Monthly Archives: January 2017

Asmodexia’s chiral apocalypse

As Apocalypse Month draws to a close, I’m going to plug an underrated and relatively unknown Spanish film, Asmodexia  (2014). It initially seems like any other exorcism/Biblical “end of days” movie, but then the ending ruins all of those preconceptions. This is not to say that clues were not embedded throughout the film or even in the title itself.

I’m going to spoil the ending for you.

The title “Asmodexia” is a portmanteau of “Asmodeus,” a king of demons in Judeo-Christian tradition, and “dexia,” the Greek word for “right-handed.” Right-handedness is associated in many cultures with righteousness. In occult terminology, there are “Right Hand Path” traditions and “Left Hand Path” traditions, the former being associated with blessings and seeking union with the divine, and the latter associated with curses and seeking the divine within (or glorifying the self). In organic chemistry, asymmetric molecules are considered right-handed or left-handed. “Chiral” molecules appear to be mirror-images of each other, identical in composition but opposite in handedness. The molecules necessary for life on Earth are more often than not left-handed. Chirality is occasionally a trope in fictional works such as Through the Looking-Glass or the “mirror universe in the Star Trek series, in which not only molecules are reversed, but morality and any number of social norms. So, perhaps the title implies that our left-handed world, in which Christianity is a dominant religion, is evil; and in the right-handed mirror world, Asmodeus/Satan is righteous. This is supported by protagonist Eloy’s references to mirror worlds and reverse scriptures.

If my logic seems tortured and obtuse, wait until you see the movie.

Just think of it as “every day is opposite day,” or “Alternative Facts: Religious Edition.” This is bound to take the offensiveness right out of it, at least for American evangelicals.

Jesting aside, other works have employed similar devices. The first that comes to mind is the C.S. Lewis classic The Screwtape Letters, in which characters frequently refer to “Our Father” and “The Evil One.” But since the reader knows up front that the characters are demons, it’s no surprise that the traditional meanings of these terms are reversed. By the end of Asmodexia, we learn that the father-daughter exorcist duo Eloy and Alba are not casting demons out of the afflicted, but rather exorcizing the indwelling of Jesus and the Holy Spirit from the bodies of ” heretics.” They journey across Spain to initiate Resurrection Day, in which Asmodeus will emerge as the savior of humanity. I confess, I did not entirely see the twist ending coming, because I’ve become so accustomed to films on the tradition of The Exorcist that I didn’t assume frequently-used terms such as “the Lord,” “Savior,” “unclean spirit,” and “Evil One” had meanings other than the norm for the sub-genre. One comment made during an exorcism seemed potentially Satanic, but I wrote the subtitle off as perhaps merely poorly translated from the Spanish dialogue. Yet, there was always something noticeably “off” about Eloy and Alba.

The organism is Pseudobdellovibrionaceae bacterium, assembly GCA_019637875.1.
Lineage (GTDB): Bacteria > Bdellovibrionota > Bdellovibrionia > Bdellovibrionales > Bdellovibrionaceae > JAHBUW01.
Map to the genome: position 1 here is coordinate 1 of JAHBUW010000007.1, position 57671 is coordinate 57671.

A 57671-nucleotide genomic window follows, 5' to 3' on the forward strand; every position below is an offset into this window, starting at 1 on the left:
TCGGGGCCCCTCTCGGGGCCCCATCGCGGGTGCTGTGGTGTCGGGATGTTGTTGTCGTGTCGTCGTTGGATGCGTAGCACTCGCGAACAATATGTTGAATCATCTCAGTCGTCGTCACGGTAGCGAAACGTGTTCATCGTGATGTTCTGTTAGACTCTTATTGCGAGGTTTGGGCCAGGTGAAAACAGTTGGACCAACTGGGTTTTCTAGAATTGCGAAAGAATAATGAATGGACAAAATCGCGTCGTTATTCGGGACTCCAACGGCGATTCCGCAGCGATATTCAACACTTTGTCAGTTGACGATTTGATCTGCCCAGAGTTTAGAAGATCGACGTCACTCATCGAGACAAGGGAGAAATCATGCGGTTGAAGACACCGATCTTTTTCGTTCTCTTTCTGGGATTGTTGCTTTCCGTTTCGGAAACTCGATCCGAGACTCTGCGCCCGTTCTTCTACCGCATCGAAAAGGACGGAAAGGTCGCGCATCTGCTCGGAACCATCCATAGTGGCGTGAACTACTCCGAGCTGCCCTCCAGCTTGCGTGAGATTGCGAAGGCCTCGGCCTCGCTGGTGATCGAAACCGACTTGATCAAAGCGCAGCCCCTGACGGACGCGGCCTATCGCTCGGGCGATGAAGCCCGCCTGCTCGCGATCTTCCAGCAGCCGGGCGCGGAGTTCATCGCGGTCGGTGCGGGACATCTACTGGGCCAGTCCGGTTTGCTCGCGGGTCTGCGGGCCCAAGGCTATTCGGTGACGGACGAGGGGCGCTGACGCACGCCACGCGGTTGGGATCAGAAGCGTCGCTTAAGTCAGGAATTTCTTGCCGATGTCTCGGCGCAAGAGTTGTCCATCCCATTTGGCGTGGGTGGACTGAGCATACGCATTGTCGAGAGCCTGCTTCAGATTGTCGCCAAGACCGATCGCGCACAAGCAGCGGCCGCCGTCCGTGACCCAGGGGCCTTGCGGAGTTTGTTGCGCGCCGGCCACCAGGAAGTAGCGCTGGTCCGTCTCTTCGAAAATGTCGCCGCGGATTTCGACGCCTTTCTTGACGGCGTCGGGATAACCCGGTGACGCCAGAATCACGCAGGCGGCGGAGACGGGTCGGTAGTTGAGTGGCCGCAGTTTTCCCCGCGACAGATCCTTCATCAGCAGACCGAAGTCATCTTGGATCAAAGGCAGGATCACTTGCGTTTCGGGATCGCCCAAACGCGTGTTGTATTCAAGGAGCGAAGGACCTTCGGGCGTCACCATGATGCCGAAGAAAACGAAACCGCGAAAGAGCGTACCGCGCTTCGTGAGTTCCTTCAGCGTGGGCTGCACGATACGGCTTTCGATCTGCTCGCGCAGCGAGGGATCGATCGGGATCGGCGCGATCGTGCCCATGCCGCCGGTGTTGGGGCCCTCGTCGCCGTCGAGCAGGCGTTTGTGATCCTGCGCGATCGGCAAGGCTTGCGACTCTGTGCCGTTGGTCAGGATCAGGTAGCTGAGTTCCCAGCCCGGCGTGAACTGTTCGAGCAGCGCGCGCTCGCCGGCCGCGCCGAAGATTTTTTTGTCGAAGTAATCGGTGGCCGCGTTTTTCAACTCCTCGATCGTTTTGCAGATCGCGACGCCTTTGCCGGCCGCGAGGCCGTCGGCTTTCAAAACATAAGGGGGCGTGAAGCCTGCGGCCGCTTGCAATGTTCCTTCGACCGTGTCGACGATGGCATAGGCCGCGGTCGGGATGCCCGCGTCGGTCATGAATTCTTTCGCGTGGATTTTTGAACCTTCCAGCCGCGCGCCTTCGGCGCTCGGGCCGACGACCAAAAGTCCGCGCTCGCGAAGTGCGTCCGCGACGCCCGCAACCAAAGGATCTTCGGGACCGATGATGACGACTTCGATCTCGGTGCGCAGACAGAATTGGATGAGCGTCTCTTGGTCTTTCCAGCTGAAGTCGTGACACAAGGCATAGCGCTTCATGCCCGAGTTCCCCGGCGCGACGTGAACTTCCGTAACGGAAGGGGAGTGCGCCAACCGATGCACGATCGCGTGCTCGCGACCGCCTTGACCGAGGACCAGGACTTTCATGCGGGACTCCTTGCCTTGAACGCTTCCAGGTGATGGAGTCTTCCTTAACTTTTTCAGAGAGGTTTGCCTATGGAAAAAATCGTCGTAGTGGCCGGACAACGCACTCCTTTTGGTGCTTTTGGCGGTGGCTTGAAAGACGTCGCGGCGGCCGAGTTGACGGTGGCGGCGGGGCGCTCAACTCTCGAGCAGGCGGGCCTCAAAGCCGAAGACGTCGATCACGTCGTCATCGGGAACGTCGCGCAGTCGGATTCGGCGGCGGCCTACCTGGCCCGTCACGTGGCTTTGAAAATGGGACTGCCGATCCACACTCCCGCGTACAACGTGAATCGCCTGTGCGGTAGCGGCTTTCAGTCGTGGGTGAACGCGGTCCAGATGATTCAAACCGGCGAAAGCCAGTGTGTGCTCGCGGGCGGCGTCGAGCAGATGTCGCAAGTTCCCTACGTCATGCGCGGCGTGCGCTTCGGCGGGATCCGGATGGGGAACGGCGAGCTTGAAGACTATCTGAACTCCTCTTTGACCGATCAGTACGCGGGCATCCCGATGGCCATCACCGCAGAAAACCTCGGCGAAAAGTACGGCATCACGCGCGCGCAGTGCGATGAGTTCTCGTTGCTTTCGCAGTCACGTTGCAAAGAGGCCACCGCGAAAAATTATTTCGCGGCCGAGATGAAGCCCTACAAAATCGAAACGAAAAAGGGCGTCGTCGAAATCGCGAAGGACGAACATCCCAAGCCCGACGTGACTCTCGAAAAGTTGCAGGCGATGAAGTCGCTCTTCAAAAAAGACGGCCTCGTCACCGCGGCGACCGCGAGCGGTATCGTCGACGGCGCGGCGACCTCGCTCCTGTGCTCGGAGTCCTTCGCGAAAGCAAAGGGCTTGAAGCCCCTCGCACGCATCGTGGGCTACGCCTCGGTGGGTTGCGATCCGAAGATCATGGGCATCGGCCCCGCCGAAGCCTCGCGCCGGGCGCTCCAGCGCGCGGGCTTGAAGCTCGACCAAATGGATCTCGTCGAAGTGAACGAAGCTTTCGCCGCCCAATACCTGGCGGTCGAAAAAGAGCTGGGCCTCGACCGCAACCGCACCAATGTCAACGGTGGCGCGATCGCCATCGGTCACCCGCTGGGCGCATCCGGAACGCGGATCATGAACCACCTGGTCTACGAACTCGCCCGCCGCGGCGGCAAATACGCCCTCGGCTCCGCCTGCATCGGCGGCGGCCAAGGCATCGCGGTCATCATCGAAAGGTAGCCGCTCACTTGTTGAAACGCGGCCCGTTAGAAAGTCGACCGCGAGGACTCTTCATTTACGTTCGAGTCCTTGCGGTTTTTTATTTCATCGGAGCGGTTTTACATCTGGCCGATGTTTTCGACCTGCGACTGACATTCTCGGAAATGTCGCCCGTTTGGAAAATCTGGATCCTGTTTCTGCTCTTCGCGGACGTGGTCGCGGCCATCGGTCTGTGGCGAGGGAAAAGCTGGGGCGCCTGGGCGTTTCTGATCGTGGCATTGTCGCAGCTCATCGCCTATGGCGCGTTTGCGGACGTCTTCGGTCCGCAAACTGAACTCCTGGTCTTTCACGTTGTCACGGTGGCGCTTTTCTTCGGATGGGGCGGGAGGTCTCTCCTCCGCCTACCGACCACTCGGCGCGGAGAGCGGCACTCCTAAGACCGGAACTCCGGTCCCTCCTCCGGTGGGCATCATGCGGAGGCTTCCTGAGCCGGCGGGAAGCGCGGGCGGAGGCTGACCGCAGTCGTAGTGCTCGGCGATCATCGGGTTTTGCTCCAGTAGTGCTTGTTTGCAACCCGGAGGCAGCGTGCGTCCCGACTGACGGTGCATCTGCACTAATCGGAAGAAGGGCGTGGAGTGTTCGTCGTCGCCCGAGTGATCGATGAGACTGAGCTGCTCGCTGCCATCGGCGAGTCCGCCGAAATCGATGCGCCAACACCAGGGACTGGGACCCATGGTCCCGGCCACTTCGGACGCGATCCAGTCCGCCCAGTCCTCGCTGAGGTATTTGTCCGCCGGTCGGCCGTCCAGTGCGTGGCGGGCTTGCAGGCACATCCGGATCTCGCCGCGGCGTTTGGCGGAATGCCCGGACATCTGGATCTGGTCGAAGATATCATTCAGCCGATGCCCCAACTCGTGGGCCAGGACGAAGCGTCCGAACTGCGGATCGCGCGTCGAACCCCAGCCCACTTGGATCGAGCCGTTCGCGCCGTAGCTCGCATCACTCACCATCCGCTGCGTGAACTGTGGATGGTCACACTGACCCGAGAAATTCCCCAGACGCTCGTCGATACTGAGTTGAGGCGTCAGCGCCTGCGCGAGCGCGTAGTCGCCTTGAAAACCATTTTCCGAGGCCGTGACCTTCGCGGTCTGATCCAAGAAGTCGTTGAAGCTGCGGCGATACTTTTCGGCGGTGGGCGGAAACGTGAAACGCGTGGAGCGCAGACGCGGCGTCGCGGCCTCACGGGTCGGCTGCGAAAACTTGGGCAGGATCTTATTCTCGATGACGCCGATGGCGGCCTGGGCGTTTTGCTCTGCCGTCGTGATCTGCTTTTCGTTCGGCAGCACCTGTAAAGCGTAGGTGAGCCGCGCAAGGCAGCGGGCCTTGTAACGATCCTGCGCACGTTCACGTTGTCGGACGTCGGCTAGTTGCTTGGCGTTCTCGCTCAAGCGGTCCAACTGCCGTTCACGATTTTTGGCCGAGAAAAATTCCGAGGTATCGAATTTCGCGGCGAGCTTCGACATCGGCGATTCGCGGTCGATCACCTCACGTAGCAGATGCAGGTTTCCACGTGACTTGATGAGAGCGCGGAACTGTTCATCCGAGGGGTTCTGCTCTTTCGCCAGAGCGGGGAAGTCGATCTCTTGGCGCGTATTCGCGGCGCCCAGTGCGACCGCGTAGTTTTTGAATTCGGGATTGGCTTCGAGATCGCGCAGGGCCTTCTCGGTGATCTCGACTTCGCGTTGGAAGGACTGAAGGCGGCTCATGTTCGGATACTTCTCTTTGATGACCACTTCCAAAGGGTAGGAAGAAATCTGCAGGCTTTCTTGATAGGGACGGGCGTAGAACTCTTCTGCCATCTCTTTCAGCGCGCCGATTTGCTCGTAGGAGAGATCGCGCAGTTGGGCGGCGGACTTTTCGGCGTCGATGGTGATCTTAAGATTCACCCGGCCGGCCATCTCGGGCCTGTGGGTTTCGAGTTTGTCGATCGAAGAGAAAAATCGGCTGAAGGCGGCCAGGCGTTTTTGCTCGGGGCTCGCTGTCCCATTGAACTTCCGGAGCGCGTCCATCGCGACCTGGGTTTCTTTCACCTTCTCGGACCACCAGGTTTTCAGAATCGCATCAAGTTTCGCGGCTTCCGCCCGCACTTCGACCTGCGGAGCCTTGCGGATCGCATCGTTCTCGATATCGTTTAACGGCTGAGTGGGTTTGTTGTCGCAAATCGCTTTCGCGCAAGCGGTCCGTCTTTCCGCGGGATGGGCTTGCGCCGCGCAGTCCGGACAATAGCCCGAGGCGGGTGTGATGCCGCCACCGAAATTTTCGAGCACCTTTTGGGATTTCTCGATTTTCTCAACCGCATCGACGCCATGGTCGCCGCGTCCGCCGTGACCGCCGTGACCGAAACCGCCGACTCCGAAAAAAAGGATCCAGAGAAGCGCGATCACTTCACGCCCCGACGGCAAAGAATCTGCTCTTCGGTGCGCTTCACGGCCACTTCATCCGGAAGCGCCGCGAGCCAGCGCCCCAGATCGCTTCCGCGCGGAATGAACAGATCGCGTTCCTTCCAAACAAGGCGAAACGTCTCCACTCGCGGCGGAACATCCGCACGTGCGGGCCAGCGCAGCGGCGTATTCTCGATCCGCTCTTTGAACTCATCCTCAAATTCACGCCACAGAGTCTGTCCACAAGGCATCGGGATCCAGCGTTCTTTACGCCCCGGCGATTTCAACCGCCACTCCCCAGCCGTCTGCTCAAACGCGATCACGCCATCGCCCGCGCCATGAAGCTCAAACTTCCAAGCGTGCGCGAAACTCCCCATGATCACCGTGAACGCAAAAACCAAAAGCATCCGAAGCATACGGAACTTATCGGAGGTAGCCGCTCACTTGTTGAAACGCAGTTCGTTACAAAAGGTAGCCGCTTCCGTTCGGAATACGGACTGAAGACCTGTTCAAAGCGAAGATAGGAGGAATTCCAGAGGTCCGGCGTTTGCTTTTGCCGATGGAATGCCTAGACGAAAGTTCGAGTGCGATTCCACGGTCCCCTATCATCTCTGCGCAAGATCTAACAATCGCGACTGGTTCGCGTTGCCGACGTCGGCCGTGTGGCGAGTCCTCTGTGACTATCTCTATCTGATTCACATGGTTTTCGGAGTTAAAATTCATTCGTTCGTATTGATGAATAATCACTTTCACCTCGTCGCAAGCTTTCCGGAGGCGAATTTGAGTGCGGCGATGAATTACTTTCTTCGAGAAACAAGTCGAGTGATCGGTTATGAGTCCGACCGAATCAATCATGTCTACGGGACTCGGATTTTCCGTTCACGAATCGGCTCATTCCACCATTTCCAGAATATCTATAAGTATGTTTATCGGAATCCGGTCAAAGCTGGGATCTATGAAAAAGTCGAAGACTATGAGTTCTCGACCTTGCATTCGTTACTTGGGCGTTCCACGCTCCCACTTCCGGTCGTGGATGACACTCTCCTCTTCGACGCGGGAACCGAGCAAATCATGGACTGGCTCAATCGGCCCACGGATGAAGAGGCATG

Because of similar themes, Asmodexia is a great movie to watch in conjunction with Prince of Darkness. While it hasn’t received the recognition it deserves, I hope it gains respect for its original twist on a worn-out subgenre. Asmodexia is currently available on Netflix’s streaming service and also on DVD.

 

Thomas Ligotti’s Conspiracy Against the Human Race: “Existence is MALIGNANTLY USELESS”

 

Although it’s enjoyed popularity due to frequent references on True Detective: Season 1, Thomas Ligotti’s first and only non-fiction work, The Conspiracy against the Human Race: A Contrivance of Horror, is not bound for approval by the masses. Ligotti is all too aware of this fact. As he states in the introduction, “As a rule, anyone desirous of an audience, or even a place in society, might profit from the following motto: ‘If you can’t say something positive about humanity, then say something equivocal.’ ” While a promising series, even True Detective could not maintain Ligotti’s worldview. In the first season finale, die-hard pessimist Rustin Cohle has a benevolent vision of the afterlife and is converted to a more socially acceptable worldview. Ligotti would never pen such an ending, in his fiction or otherwise.